Friday, 3 May 2019

FDA Issues Draft Guidance on OSD Continuous Manufacturing



FDA has announced the availability of a draft guidance for industry, Quality Considerations for Continuous Manufacturing, which provides information regarding FDA’s current thinking on the quality considerations for continuous manufacturing of small-molecule, solid oral drug products that are regulated by the Center for Drug Evaluation and Research (CDER).

The document addresses areas like:
  • Data storage and handling from process analytical technology systems
  • Potential approaches for situations where direct attribute measurement is not possible (e.g., low dose compounds)
  • Contract manufacturers employing continuous manufacturing
  • Risk-based reporting of routine model maintenance and updates
  • Statistical approaches using large samples (e.g., Large N).

Continuous manufacturing processes are dynamic systems, unlike batch manufacturing processes. During normal operation, a set of critical process parameters and/or quality attributes are kept close to the target values, rather than at a steady-state condition. Transient disturbances may occur during normal operation.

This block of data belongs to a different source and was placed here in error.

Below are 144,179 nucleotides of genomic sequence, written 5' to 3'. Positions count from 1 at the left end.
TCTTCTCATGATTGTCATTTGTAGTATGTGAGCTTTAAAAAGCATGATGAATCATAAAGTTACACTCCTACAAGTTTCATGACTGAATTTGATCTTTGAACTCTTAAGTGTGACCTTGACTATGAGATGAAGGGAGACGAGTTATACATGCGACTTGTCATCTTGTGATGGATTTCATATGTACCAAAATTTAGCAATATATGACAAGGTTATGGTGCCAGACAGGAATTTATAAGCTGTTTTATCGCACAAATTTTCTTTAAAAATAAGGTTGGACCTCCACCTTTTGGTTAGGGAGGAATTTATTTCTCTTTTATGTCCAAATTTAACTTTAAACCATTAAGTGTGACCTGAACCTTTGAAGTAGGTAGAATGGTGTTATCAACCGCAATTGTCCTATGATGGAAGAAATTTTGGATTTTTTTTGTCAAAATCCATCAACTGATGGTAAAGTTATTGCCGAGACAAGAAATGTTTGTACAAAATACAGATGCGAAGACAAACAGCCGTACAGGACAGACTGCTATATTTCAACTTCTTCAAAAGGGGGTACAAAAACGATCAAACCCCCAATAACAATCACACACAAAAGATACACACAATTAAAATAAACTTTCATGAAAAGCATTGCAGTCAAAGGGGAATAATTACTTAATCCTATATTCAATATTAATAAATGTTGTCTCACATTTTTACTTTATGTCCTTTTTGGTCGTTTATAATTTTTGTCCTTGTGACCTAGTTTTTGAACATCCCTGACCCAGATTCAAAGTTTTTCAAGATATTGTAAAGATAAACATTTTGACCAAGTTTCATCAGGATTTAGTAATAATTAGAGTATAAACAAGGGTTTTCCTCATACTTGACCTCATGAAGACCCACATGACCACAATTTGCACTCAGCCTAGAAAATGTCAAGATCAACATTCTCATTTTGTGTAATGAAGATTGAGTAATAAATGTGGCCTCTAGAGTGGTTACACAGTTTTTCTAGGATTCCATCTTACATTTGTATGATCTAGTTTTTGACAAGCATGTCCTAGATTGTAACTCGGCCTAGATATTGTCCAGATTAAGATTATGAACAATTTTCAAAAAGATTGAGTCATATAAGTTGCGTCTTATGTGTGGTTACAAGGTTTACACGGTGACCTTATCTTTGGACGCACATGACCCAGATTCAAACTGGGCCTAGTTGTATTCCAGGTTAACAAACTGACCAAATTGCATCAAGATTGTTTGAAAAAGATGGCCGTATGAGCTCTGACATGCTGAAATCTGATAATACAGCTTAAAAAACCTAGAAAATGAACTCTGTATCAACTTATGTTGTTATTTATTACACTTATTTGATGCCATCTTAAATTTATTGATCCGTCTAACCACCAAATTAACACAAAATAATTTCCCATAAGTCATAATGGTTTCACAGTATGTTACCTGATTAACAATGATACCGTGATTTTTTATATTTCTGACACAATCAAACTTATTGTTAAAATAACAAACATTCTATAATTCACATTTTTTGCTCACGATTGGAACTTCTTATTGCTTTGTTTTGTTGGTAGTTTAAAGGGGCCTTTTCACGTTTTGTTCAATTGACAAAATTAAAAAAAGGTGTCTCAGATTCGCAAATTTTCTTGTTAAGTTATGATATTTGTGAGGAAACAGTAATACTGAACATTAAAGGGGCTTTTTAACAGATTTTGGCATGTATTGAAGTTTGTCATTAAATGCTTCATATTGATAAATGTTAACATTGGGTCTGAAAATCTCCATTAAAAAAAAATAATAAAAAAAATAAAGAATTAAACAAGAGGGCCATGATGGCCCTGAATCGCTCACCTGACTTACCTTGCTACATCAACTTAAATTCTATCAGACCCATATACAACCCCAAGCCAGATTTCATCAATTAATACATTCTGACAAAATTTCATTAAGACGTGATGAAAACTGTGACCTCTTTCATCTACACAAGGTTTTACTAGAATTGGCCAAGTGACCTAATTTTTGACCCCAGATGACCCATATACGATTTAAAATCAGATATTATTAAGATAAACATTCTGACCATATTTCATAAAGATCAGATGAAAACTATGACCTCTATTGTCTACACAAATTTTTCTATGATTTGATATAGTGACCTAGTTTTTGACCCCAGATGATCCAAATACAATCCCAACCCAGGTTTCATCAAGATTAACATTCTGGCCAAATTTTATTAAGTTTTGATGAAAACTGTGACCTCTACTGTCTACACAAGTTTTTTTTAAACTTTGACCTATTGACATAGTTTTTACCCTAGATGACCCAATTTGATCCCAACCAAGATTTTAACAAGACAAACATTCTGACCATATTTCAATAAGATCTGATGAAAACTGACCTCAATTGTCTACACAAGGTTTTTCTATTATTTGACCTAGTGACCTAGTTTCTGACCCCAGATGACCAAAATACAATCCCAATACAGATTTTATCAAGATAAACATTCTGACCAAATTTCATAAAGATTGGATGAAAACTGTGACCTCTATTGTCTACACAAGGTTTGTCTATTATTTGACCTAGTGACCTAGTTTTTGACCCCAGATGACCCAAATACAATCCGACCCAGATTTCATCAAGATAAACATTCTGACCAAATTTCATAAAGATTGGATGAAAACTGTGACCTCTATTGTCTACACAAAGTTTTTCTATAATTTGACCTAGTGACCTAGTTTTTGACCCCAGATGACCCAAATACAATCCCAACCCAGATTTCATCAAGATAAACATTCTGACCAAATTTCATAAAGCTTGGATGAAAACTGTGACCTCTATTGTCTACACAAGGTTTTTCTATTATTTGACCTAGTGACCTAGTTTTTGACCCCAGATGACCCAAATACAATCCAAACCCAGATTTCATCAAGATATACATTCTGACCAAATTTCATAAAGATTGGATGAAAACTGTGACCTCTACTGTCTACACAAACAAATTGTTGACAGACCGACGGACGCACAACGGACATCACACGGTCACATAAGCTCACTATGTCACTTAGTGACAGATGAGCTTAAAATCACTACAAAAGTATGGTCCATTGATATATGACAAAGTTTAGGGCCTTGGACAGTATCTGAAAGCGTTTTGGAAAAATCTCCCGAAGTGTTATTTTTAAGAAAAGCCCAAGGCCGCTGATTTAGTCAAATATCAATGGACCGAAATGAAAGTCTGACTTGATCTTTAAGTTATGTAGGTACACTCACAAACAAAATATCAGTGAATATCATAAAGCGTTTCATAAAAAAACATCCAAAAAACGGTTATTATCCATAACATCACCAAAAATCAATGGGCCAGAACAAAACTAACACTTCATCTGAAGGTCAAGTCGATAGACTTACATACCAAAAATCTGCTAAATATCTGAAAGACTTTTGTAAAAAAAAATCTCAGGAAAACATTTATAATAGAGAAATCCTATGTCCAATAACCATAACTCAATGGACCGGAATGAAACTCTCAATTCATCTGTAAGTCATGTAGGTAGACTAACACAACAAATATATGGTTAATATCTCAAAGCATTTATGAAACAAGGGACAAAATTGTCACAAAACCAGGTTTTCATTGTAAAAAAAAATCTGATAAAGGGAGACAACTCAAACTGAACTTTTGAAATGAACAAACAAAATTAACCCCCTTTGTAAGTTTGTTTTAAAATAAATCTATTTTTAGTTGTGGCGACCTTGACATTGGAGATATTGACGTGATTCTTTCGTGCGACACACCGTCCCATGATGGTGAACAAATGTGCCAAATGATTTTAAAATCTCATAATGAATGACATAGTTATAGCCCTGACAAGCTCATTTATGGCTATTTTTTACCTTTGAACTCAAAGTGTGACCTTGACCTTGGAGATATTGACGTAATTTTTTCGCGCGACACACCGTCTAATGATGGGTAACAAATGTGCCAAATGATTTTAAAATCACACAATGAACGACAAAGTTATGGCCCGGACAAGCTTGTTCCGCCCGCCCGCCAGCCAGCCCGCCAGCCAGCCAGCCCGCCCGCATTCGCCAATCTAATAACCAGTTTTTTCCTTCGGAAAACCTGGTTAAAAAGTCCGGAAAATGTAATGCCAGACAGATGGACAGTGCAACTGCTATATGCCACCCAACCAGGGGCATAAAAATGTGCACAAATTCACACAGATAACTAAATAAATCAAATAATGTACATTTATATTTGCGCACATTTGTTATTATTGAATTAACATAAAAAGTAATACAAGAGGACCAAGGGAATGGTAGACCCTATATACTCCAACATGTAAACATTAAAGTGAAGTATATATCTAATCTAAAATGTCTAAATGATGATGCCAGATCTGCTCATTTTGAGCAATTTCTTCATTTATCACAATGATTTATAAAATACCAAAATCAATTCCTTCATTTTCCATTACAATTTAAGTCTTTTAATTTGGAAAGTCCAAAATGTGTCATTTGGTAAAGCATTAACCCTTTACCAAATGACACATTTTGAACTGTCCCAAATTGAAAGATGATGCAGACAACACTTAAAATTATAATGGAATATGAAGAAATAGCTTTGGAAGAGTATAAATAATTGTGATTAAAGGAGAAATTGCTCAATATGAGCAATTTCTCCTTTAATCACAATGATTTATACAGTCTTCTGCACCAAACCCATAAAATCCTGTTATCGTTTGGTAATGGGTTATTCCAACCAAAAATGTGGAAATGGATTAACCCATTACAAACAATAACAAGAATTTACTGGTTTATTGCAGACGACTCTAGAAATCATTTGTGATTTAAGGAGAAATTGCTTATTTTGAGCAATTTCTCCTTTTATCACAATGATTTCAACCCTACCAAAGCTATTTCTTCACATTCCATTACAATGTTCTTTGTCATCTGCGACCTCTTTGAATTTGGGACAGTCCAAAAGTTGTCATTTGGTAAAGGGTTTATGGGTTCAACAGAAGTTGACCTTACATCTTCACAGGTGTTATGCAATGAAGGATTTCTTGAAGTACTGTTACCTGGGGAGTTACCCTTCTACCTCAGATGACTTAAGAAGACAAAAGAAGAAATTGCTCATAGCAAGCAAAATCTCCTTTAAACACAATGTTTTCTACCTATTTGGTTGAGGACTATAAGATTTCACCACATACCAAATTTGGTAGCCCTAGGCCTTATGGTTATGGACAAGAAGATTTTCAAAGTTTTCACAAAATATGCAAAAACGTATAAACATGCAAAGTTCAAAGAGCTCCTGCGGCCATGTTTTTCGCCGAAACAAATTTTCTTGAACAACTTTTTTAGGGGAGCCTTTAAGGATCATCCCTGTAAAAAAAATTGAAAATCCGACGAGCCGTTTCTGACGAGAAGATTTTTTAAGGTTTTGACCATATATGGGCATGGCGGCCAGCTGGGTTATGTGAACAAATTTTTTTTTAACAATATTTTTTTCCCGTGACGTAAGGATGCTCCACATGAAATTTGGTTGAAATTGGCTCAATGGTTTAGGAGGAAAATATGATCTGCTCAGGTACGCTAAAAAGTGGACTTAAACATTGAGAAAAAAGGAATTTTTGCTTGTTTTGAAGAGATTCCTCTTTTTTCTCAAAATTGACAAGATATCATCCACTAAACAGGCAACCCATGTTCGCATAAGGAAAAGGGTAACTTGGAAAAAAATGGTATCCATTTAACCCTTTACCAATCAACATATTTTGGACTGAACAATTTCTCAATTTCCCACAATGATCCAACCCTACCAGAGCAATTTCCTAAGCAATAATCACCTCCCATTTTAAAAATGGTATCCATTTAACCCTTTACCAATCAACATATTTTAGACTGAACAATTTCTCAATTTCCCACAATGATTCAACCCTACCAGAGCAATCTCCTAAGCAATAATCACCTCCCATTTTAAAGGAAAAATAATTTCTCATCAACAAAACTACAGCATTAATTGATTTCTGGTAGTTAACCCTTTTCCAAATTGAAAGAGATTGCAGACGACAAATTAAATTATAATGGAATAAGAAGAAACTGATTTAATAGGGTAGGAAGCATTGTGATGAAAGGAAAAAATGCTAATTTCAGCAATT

These are usually small enough to be controllable (i.e., being kept within a desired range). Larger changes in process parameters and quality attributes can happen when a process is in a transient state, such as during start-up and shutdown, a change from one operating condition to another, or significant deviations such as those due to equipment failure or unexpected change in material attributes. 

Understanding of process dynamics as a function of input material attributes (e.g., potency, material flow properties), process conditions (e.g., mass flow rates) or equipment design elements (e.g., blade types for a continuous blender) enables material traceability (the ability to preserve and access the identity and attribute of a material throughout the system) during and after production.

See: https://www.fda.gov/downloads/Drugs/GuidanceComplianceRegulatoryInformation/Guidances/UCM632033.pdf

Posted by Dr. Tim Sandle, Pharmaceutical Microbiology

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